Knox County school bus driver: Buses are not overcrowded

KNOXVILLE (WATE) - It was a rocky first week of school when it came to school buses in Knox County. A big bus driver shortage has affected hundreds of kids.

The district says it is short about 35 drivers and about 12 routes have to make double runs, where buses have to leave some kids at school and go back for them after finishing a route. Parents have also complained about buses being overcrowded and pictures of the buses are circulating on social media.

Previous story: Parents concerned about overcrowded Knox County school buses

A Knox County bus driver spoke to WATE 6 On Your Side Friday saying drivers are just doing the best that they can. He also said the buses parents are seeing pictures of on Facebook aren't overcrowded. The students just aren't sitting where they're supposed to.

"That was an 84 passenger bus. It is rated to haul 84 passengers," said Tony Williams, who manages Davis Bus Lines, and has been driving for the county for eight years. "As long as no one is standing, and as long as no one is sitting in the floor, we are within safety guidelines."

Williams added that it's the bus driver's responsibility to check on that before leaving the school. He said part of the problem is that some students don't sit where they're supposed to with three to a seat.

"That's not where we like to run. We'd prefer to have it much less than that," Chief Operating Officer Russ Oaks said about putting three students in each seat.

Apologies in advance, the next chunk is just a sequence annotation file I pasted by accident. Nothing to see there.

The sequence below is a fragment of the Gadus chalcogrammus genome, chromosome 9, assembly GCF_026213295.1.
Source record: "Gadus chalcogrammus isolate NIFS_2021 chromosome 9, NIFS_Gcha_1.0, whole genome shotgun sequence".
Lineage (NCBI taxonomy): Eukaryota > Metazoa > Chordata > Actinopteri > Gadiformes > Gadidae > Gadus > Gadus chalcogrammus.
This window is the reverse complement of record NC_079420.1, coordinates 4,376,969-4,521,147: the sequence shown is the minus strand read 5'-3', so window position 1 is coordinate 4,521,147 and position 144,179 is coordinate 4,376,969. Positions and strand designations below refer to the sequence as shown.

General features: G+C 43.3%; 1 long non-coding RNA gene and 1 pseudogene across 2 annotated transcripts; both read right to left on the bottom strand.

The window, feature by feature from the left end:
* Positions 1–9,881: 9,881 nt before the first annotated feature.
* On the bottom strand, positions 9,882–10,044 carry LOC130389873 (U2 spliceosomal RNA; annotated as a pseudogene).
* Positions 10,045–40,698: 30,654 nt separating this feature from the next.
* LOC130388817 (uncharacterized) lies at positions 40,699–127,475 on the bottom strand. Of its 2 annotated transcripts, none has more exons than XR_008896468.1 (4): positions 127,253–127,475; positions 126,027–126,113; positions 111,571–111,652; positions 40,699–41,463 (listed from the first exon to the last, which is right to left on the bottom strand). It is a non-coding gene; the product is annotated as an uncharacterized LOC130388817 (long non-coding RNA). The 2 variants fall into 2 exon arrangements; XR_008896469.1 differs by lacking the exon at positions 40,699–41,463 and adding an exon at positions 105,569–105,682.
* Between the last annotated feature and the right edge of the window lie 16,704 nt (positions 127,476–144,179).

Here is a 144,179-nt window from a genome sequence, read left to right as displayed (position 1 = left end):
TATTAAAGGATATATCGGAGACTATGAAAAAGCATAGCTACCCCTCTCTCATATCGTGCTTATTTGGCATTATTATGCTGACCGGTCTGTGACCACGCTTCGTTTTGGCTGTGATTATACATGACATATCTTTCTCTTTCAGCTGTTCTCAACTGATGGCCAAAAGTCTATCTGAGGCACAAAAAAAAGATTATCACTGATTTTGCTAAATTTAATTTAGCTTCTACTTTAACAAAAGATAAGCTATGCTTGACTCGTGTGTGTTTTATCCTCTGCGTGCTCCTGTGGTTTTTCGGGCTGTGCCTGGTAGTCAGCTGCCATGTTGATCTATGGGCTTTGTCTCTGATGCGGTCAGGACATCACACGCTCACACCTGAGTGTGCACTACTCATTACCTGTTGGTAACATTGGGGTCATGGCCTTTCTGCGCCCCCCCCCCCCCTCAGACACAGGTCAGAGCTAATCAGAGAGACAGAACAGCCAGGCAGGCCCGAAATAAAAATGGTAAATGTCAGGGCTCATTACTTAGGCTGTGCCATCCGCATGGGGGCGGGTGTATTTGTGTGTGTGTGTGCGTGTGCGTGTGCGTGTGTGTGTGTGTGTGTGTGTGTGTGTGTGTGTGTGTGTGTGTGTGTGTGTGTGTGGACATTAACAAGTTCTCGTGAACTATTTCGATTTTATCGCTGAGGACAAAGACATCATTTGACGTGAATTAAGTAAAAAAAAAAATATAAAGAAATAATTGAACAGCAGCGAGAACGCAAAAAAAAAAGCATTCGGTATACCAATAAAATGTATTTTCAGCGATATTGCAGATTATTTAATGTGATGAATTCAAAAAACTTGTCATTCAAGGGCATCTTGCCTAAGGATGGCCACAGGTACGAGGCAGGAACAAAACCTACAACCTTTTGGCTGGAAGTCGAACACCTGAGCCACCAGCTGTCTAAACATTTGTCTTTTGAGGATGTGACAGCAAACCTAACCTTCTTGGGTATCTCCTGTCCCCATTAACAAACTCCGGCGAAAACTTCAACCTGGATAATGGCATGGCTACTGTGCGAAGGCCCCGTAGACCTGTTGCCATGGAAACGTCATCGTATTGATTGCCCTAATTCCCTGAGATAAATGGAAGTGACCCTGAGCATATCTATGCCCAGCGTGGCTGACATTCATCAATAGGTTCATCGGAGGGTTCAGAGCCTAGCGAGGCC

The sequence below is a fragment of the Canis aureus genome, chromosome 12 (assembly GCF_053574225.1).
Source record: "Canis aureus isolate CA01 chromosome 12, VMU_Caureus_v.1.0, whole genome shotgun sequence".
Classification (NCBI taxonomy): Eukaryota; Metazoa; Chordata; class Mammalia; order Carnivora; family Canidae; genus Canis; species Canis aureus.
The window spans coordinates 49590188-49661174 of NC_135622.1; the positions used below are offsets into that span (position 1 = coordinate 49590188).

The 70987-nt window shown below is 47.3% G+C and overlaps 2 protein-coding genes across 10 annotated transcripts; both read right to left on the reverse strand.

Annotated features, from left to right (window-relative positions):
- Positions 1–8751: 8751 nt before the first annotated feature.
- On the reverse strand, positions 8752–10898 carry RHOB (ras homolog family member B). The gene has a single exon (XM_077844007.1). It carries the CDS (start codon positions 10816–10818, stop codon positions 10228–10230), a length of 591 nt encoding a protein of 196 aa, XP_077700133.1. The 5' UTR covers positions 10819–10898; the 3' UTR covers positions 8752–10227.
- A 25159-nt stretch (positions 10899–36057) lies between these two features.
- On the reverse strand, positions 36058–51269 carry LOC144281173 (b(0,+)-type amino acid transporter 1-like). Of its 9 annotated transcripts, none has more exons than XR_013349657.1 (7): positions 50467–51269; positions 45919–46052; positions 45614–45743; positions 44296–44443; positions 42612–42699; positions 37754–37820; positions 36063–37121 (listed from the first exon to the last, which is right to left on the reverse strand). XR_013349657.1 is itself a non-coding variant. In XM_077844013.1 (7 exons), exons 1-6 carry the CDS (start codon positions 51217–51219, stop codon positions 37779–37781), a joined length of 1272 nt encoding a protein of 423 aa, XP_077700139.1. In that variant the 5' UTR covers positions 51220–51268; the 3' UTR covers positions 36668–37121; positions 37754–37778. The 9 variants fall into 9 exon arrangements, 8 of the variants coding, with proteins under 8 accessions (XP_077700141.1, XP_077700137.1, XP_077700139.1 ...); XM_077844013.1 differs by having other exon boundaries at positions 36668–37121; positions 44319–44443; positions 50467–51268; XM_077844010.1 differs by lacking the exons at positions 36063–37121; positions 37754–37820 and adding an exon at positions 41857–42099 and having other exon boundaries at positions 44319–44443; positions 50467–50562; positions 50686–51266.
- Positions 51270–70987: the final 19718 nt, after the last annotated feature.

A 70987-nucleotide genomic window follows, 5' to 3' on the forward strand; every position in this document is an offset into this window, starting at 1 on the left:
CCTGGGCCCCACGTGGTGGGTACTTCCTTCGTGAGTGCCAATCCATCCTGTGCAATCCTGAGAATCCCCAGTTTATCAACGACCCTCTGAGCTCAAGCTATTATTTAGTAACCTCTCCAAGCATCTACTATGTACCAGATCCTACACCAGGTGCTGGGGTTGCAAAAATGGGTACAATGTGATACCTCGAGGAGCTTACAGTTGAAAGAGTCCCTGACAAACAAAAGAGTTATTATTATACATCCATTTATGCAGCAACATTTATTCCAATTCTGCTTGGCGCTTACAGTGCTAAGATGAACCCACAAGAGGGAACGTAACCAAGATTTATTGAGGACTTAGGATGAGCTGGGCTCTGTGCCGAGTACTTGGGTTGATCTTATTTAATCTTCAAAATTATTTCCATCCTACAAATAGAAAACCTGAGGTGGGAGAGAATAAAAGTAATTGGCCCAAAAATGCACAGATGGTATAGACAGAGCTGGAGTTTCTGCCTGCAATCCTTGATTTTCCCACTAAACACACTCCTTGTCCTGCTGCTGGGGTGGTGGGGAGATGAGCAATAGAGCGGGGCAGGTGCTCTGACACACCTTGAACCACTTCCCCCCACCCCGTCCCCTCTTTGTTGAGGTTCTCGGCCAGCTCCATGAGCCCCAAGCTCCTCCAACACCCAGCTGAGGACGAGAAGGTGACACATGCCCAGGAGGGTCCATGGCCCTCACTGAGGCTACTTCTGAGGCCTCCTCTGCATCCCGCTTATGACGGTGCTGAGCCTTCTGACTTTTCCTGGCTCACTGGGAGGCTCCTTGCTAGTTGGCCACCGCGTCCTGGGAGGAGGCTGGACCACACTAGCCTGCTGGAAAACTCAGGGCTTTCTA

Previous story: Knox County Schools facing bus driver shortage

WATE 6 On Your Side questioned whether that was even possible for middle and high school students, and tried to put three adults in one school bus seat. The third person was half on the seat and half in the aisle, but Williams said even though it was crowded, it was safe.

"You just can't have it both ways," Williams said of the complaints that kids either have to stay late and wait for a bus to make a second run, or be on a crowded bus.

Williams said the bus driver shortage was a long time coming. He said the remaining drivers are getting too much criticism while they're doing their best to deal with the tough conditions and get Knox County students to and from school safely.

"They're trying, they're doing the best that they can do," he said.

Knox County Schools has been working on adjusting routes to deal with the problems since the first day of school. The district said the routes will continue to be adjusted as the transportation department monitors how many riders are on each route.

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